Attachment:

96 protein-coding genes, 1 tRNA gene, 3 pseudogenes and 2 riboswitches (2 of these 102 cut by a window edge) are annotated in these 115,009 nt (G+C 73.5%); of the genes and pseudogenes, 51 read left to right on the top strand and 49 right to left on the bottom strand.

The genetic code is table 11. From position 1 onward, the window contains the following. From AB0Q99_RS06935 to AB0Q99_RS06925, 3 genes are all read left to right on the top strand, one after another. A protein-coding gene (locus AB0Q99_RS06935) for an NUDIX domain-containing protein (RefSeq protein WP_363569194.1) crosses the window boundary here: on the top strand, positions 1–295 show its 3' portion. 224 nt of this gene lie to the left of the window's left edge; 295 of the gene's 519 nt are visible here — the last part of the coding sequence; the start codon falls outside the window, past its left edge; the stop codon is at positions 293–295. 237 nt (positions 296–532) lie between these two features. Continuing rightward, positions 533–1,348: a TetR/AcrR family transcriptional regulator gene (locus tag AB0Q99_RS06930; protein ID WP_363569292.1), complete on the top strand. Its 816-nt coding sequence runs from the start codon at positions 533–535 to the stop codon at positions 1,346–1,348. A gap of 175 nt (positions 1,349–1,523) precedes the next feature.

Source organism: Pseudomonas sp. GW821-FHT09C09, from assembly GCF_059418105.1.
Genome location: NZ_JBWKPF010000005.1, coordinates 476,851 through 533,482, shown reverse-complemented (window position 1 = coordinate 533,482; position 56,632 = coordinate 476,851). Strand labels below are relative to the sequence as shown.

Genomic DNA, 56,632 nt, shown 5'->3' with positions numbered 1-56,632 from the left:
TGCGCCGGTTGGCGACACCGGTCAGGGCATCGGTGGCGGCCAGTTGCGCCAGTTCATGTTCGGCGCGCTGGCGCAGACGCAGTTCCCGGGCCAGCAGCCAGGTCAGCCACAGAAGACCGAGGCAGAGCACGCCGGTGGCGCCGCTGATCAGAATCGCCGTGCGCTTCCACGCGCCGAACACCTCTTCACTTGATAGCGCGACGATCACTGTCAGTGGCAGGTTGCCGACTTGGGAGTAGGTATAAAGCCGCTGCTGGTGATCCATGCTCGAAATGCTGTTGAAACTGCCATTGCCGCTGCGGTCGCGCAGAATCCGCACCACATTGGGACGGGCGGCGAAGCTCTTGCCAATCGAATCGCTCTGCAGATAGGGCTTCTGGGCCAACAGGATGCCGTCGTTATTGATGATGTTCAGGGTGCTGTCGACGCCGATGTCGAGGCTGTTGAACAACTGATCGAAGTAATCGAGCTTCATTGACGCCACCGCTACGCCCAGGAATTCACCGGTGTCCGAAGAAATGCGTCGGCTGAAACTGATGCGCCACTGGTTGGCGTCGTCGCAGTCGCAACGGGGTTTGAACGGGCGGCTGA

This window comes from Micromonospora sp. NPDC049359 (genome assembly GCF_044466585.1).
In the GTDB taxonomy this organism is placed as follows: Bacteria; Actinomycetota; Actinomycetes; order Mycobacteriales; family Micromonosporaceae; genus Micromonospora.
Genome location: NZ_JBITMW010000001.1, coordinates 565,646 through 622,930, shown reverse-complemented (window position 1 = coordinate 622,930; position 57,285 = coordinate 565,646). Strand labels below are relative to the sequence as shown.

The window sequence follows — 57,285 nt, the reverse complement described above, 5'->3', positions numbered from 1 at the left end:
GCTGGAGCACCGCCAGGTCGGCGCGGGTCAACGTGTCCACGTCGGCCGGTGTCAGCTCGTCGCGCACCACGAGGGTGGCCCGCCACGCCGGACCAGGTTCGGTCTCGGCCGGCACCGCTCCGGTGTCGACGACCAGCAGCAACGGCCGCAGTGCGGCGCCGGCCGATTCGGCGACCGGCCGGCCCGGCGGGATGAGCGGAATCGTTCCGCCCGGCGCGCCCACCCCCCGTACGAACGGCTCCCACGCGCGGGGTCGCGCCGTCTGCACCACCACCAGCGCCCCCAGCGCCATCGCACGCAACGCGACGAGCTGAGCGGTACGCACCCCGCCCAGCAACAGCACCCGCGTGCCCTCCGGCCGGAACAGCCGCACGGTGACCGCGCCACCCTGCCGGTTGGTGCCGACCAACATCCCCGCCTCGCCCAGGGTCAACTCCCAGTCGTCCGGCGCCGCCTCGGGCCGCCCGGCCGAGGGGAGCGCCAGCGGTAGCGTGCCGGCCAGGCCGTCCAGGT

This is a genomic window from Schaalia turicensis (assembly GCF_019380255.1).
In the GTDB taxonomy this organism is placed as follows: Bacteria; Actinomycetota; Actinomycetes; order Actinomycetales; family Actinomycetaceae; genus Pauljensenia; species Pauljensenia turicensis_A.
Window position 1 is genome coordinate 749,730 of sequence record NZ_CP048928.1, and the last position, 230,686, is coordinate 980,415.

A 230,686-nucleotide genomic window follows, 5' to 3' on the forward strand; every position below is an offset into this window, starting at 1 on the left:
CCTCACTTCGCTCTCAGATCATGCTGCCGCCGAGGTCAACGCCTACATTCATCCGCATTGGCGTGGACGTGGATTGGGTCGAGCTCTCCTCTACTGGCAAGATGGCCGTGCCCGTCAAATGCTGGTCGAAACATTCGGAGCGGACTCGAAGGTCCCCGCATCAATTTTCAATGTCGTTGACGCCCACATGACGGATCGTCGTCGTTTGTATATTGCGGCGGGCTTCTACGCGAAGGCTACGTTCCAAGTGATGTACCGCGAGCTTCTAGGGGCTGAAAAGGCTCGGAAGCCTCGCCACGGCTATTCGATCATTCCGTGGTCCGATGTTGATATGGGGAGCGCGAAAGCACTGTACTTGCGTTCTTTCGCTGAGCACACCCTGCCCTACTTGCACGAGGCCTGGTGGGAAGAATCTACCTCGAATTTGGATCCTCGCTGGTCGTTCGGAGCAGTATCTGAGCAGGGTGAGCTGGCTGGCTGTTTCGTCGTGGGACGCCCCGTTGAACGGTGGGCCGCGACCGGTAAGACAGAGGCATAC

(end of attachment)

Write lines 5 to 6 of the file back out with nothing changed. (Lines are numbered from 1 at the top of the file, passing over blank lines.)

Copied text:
Genomic DNA, 56,632 nt, shown 5'->3' with positions numbered 1-56,632 from the left:
TGCGCCGGTTGGCGACACCGGTCAGGGCATCGGTGGCGGCCAGTTGCGCCAGTTCATGTTCGGCGCGCTGGCGCAGACGCAGTTCCCGGGCCAGCAGCCAGGTCAGCCACAGAAGACCGAGGCAGAGCACGCCGGTGGCGCCGCTGATCAGAATCGCCGTGCGCTTCCACGCGCCGAACACCTCTTCACTTGATAGCGCGACGATCACTGTCAGTGGCAGGTTGCCGACTTGGGAGTAGGTATAAAGCCGCTGCTGGTGATCCATGCTCGAAATGCTGTTGAAACTGCCATTGCCGCTGCGGTCGCGCAGAATCCGCACCACATTGGGACGGGCGGCGAAGCTCTTGCCAATCGAATCGCTCTGCAGATAGGGCTTCTGGGCCAACAGGATGCCGTCGTTATTGATGATGTTCAGGGTGCTGTCGACGCCGATGTCGAGGCTGTTGAACAACTGATCGAAGTAATCGAGCTTCATTGACGCCACCGCTACGCCCAGGAATTCACCGGTGTCCGAAGAAATGCGTCGGCTGAAACTGATGCGCCACTGGTTGGCGTCGTCGCAGTCGCAACGGGGTTTGAACGGGCGGCTGA